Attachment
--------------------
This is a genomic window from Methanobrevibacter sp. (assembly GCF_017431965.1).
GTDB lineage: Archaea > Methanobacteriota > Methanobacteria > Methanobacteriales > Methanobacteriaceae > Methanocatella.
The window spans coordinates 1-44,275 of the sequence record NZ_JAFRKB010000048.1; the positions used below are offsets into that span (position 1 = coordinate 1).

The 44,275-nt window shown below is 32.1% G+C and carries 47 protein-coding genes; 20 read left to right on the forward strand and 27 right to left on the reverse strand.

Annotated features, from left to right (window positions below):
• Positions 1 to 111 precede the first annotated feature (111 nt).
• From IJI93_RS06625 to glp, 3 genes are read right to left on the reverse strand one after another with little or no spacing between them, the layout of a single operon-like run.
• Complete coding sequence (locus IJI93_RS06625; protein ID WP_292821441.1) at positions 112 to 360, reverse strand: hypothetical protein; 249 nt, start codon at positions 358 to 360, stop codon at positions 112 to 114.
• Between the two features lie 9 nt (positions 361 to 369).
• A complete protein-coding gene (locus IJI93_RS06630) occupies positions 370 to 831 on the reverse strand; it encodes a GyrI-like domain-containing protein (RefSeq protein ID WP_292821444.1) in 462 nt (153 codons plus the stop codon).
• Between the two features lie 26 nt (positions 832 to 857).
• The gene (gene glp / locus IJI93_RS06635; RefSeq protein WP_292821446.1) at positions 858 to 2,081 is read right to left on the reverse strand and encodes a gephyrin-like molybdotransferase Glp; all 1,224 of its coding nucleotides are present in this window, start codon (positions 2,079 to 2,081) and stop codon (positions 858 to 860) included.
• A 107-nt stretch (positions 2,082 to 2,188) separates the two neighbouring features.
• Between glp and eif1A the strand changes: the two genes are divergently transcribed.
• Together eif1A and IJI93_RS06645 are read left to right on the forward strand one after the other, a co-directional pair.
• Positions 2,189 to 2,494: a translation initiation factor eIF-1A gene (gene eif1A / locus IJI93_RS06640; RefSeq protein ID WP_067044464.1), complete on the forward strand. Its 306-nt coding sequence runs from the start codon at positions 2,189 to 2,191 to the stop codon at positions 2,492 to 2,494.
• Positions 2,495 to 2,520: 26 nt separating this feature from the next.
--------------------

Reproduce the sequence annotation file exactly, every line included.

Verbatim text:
This is a genomic window from Methanobrevibacter sp. (assembly GCF_017431965.1).
GTDB lineage: Archaea > Methanobacteriota > Methanobacteria > Methanobacteriales > Methanobacteriaceae > Methanocatella.
The window spans coordinates 1-44,275 of the sequence record NZ_JAFRKB010000048.1; the positions used below are offsets into that span (position 1 = coordinate 1).

The 44,275-nt window shown below is 32.1% G+C and carries 47 protein-coding genes; 20 read left to right on the forward strand and 27 right to left on the reverse strand.

Annotated features, from left to right (window positions below):
• Positions 1 to 111 precede the first annotated feature (111 nt).
• From IJI93_RS06625 to glp, 3 genes are read right to left on the reverse strand one after another with little or no spacing between them, the layout of a single operon-like run.
• Complete coding sequence (locus IJI93_RS06625; protein ID WP_292821441.1) at positions 112 to 360, reverse strand: hypothetical protein; 249 nt, start codon at positions 358 to 360, stop codon at positions 112 to 114.
• Between the two features lie 9 nt (positions 361 to 369).
• A complete protein-coding gene (locus IJI93_RS06630) occupies positions 370 to 831 on the reverse strand; it encodes a GyrI-like domain-containing protein (RefSeq protein ID WP_292821444.1) in 462 nt (153 codons plus the stop codon).
• Between the two features lie 26 nt (positions 832 to 857).
• The gene (gene glp / locus IJI93_RS06635; RefSeq protein WP_292821446.1) at positions 858 to 2,081 is read right to left on the reverse strand and encodes a gephyrin-like molybdotransferase Glp; all 1,224 of its coding nucleotides are present in this window, start codon (positions 2,079 to 2,081) and stop codon (positions 858 to 860) included.
• A 107-nt stretch (positions 2,082 to 2,188) separates the two neighbouring features.
• Between glp and eif1A the strand changes: the two genes are divergently transcribed.
• Together eif1A and IJI93_RS06645 are read left to right on the forward strand one after the other, a co-directional pair.
• Positions 2,189 to 2,494: a translation initiation factor eIF-1A gene (gene eif1A / locus IJI93_RS06640; RefSeq protein ID WP_067044464.1), complete on the forward strand. Its 306-nt coding sequence runs from the start codon at positions 2,189 to 2,191 to the stop codon at positions 2,492 to 2,494.
• Positions 2,495 to 2,520: 26 nt separating this feature from the next.